Investing Outlook for 2008
If there's anything I've learned in more than 25 years as an investor, it's that trends tend to stay in place longer than you think they will. I think that will be the case in 2008.
In other words, a lot of the things that worked like a charm this year will continue to shine. And a lot of the investments that got clobbered this year, will suffer some more.
Take financials and consumer-discretionary stocks. Through December 7, shares of homebuilders plunged 53% and real estate investment trusts (REITs) fell 27%, according to Standard & Poor's.
I wouldn't go near either industry next year. And I'd look for funds that aren't too heavily weighted in the broader financial and consumer-discretionary sectors.
I don't expect a rebound in residential real estate in 2008, either. Housing prices tend to decline at a glacial pace. Homeowners don't like to sell a house for anything less than the highest price it ever commanded. Rather than sell for a lower price, they'll hang on, hoping things will get better. Many will rent out their houses or delay moving.
I expect housing prices on the whole will decline for quite some time. And once they do finally hit bottom, they'll scrape along at those low levels for years to come. All real estate, of course, is local. So in stronger regional economies, prices may well head back up next spring.
More broadly, stocks of small companies and "bargain" stocks have been the sad sacks of '07. Through December 19, Morningstar's index of small-company value stocks has sunk more than 9%. Over that same period, the broad-based Wilshire 5000 index has gained 5%. Value stocks are stocks that are cheap based on earnings, assets or other measures.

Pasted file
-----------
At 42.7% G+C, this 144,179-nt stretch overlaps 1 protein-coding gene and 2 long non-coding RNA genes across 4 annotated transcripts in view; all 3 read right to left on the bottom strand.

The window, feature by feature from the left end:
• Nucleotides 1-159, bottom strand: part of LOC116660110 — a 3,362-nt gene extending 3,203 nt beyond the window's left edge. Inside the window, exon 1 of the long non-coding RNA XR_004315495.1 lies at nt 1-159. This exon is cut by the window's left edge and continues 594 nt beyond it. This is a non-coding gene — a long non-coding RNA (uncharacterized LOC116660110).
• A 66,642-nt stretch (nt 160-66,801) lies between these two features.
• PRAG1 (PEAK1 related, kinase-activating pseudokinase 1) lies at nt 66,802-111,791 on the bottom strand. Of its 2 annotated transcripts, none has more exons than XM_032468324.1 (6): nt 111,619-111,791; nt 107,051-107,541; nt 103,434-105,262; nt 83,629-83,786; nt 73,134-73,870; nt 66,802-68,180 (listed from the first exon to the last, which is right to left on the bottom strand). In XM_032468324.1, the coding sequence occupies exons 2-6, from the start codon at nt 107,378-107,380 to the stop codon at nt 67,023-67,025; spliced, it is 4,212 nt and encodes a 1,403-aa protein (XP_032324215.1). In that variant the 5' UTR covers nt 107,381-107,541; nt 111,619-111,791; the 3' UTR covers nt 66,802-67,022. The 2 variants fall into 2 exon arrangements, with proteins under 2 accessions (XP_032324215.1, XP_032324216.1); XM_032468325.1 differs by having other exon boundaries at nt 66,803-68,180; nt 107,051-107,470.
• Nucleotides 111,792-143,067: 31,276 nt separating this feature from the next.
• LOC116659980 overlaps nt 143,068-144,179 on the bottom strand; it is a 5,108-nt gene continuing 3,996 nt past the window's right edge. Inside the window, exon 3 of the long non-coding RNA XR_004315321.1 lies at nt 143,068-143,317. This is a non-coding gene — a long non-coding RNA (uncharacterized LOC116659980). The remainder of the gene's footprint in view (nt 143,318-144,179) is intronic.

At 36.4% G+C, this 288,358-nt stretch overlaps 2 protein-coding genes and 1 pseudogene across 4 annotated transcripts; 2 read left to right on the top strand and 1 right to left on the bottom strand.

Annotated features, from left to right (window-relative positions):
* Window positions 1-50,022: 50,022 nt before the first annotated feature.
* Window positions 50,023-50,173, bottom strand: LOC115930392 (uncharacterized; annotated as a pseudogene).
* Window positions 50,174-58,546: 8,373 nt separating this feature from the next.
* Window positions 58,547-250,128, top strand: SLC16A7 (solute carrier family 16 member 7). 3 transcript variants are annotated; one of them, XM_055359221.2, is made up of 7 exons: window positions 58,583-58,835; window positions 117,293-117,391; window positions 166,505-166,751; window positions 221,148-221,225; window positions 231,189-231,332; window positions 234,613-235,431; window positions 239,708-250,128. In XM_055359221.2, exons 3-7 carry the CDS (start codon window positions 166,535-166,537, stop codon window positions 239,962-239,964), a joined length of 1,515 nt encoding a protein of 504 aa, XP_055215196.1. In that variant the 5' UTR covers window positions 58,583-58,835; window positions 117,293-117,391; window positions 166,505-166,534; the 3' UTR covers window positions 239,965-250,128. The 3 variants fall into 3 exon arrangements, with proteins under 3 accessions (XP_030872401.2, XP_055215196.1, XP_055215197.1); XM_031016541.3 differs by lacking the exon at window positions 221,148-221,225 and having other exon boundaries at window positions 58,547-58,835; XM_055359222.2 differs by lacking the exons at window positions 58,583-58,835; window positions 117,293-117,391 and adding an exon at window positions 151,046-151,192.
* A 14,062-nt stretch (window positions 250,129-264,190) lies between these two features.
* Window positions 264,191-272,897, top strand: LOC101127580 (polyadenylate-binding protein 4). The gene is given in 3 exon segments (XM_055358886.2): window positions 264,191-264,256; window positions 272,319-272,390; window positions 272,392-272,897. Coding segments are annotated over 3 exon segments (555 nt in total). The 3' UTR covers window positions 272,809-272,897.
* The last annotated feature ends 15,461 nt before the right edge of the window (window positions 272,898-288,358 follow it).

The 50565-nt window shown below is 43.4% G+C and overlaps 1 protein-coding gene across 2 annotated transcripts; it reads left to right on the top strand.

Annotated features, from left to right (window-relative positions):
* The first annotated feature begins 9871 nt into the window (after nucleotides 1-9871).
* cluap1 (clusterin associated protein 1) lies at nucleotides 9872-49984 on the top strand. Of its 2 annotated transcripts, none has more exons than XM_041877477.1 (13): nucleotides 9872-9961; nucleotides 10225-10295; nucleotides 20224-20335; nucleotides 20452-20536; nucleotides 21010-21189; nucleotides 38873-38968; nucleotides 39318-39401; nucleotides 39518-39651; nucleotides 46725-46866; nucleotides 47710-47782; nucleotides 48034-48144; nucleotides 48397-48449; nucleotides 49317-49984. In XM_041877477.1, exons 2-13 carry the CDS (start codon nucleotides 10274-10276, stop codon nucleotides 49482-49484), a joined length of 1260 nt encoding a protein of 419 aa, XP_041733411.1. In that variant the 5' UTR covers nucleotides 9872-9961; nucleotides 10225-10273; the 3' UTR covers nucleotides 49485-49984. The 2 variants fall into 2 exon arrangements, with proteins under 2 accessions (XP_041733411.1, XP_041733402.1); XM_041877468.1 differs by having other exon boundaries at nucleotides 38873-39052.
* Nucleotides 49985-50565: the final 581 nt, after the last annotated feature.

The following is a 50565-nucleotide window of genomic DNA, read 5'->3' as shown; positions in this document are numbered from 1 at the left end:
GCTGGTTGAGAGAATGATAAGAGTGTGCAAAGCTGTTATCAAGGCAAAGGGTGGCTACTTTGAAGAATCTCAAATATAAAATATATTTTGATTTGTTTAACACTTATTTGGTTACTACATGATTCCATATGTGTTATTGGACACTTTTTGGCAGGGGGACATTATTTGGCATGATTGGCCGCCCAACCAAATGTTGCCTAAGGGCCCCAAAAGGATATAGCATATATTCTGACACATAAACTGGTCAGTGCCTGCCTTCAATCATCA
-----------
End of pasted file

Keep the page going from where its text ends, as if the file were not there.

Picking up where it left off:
Small caps have done poorly across the board -- down 6.5%, according to Morningstar. Value stocks also have done poorly, losing 3%, largely because so many financial companies are classified as value stocks.
What has worked this year?
Stocks of large companies and stocks of growing companies. Large-cap growth stocks are ahead more than 10% on average. Large caps, on the whole, have gained 5%, and growth stocks have jumped almost 12%.
Nevertheless, large caps and growth stocks remain cheap historically compared with small caps and value stocks. That's why they should keep doing well next year.
Strangely, many of the classic growth stocks, such as healthcare stocks and consumer-staple stocks -- that usually hold up well when economic growth slows -- didn't live up to expectations. Instead, technology and business-services stocks have led the market.
I'd expect that to change as the economy continues to slow. Either way, the basic rule applies: Stick to stocks of large, growing companies. They have the financial muscle to survive an economic downturn, and they are the main beneficiaries of the boom in exports.
I'd give a slight nod to Primecap Core over Marsico, even though Marsico has had a better year in 2007. Primecap boasts lower expenses and more of the slower-growing classic growth stocks that haven't caught fire yet.
Of course, 2008 won't be a carbon copy of 2007. For instance, energy stocks have soared 31% this year. Barring more geopolitical madness in the Middle East, I don't expect big gains next year. Oil prices ought to fall somewhat as global economic growth slows -— and that, inevitably, will hurt the stocks. It's time to trim a bit here.
Stick with emerging markets. A big question mark hangs over emerging markets. They have turned lower on fears of a slowdown in the U.S. But many experts say that emerging markets are finally strong enough to stay healthy even if the U.S. catches cold.
I don't know, but I'd hold onto emerging-markets funds because the long-term story remains so powerful. T. Rowe Price Emerging Markets (PRMSX) is the cream of these funds. It won't put up the barn-burner returns it's posting this year, but Price has a great team of overseas analysts, and the fund has returned 16.7% annualized over the past ten years through November 30
Don't run away from foreign stocks. The dollar is probably close to a bottom against the euro and the yen -- though not against emerging-markets currencies. But foreign economies are still stronger than the U.S. economy.
I don't expect a deep or prolonged recession -- nor a truly awful bear market. I don't expect a strong stock market, either. And that's all the more reason to emphasize funds that buy large, growing stocks -- and foreign stocks.
Timing the stock market is a fool's game, but putting more of your money into the attractive parts of the market is just common sense.
Steven T. Goldberg (bio) is an investment adviser and freelance writer.